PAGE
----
Max Planck Research Group Predators and Toxic Prey

Max Planck Research Group Predators and Toxic Prey

We are interested in the design of visual and chemical signals, how visual and chemical signals are perceived and learned, how individuals differ in their response to novel visual and chemical signals, how they learn about these signals, and how the social environment affects an individual’s exploratory and learning behaviour. We apply these question to understand the evolution and function of anti-predator defences including masquerade and aposematism.

How do signals evolve and why do they vary?

The large milkweed bug Oncopeltus fasciatus.

Aposematic prey advertise their toxicity with conspicuous warning signals. Aposematic animals often have variable warning signals and differ in the quantity and the profile of specific defensive chemicals. Despite over 150 years of investigation, the evolution and maintenance of this variability is still described as paradoxical. We study the warning signals, the composition of chemical defences, and the effectiveness of these defenses against different predators using the monarch butterfly Danaus plexippus and the large milkweed bug Oncopeltus fasciatus. This research combines chemical, behavioural, and ecological explanations for the evolution of aposematism.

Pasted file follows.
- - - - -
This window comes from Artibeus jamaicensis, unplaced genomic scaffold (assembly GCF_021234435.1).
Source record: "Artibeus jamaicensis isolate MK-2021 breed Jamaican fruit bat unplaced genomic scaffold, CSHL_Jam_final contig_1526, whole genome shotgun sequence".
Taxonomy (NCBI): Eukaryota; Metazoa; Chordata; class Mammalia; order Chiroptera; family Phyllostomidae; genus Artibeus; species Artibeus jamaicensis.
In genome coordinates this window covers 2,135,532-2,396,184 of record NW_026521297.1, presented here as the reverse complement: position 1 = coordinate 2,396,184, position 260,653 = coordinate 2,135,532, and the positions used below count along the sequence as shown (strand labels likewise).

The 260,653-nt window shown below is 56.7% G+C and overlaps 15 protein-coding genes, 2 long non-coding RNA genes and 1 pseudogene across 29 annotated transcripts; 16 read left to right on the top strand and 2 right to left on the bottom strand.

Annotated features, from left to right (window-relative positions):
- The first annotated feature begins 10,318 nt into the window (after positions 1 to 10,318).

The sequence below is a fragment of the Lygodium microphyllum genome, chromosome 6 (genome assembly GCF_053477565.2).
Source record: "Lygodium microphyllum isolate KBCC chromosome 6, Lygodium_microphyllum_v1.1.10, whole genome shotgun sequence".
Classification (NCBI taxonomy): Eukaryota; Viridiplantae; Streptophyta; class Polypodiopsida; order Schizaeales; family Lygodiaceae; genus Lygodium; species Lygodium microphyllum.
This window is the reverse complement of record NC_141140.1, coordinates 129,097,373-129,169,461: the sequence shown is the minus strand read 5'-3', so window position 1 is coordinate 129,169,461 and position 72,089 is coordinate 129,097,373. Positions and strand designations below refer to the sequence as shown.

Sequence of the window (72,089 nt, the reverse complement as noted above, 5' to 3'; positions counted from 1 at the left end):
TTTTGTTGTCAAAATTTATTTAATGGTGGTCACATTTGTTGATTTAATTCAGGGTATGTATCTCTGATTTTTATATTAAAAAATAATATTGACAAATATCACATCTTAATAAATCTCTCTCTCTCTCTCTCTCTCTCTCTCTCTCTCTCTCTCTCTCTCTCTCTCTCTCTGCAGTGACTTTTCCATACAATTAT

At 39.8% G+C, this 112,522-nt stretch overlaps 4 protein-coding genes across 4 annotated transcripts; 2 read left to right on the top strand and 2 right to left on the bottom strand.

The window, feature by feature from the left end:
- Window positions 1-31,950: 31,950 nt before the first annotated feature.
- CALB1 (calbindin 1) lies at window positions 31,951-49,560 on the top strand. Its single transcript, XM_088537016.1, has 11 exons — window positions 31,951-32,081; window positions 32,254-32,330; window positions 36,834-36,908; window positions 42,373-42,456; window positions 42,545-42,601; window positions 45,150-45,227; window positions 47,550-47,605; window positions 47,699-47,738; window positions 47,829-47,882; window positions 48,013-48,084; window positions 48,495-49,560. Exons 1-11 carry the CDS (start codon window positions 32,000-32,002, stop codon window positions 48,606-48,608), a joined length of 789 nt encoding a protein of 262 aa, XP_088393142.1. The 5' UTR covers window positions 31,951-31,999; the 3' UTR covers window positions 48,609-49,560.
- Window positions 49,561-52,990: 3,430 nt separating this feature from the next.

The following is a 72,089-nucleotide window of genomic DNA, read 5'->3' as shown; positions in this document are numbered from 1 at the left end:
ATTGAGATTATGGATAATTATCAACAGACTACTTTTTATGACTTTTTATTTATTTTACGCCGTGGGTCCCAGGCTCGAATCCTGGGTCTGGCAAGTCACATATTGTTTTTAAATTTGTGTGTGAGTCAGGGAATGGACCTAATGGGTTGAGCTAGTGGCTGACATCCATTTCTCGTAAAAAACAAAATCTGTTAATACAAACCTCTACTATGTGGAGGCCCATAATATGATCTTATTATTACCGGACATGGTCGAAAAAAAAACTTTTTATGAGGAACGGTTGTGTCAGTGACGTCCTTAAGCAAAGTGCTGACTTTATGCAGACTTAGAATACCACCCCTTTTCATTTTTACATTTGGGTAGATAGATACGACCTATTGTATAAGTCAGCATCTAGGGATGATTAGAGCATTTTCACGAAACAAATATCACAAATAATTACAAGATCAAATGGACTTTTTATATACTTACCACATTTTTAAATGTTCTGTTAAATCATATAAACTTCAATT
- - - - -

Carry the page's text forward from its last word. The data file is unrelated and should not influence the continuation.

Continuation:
Genetic sources of target-site insensitivity of Na+K+-ATPase

As a Max Planck Group Leader I have extended to a new line of research on the evolution of target site insensitivity in predators, analysing the evolution of the Na+K+ATPase gene family, and functionally characterising Na+K+-ATPase mutations (in vitro).

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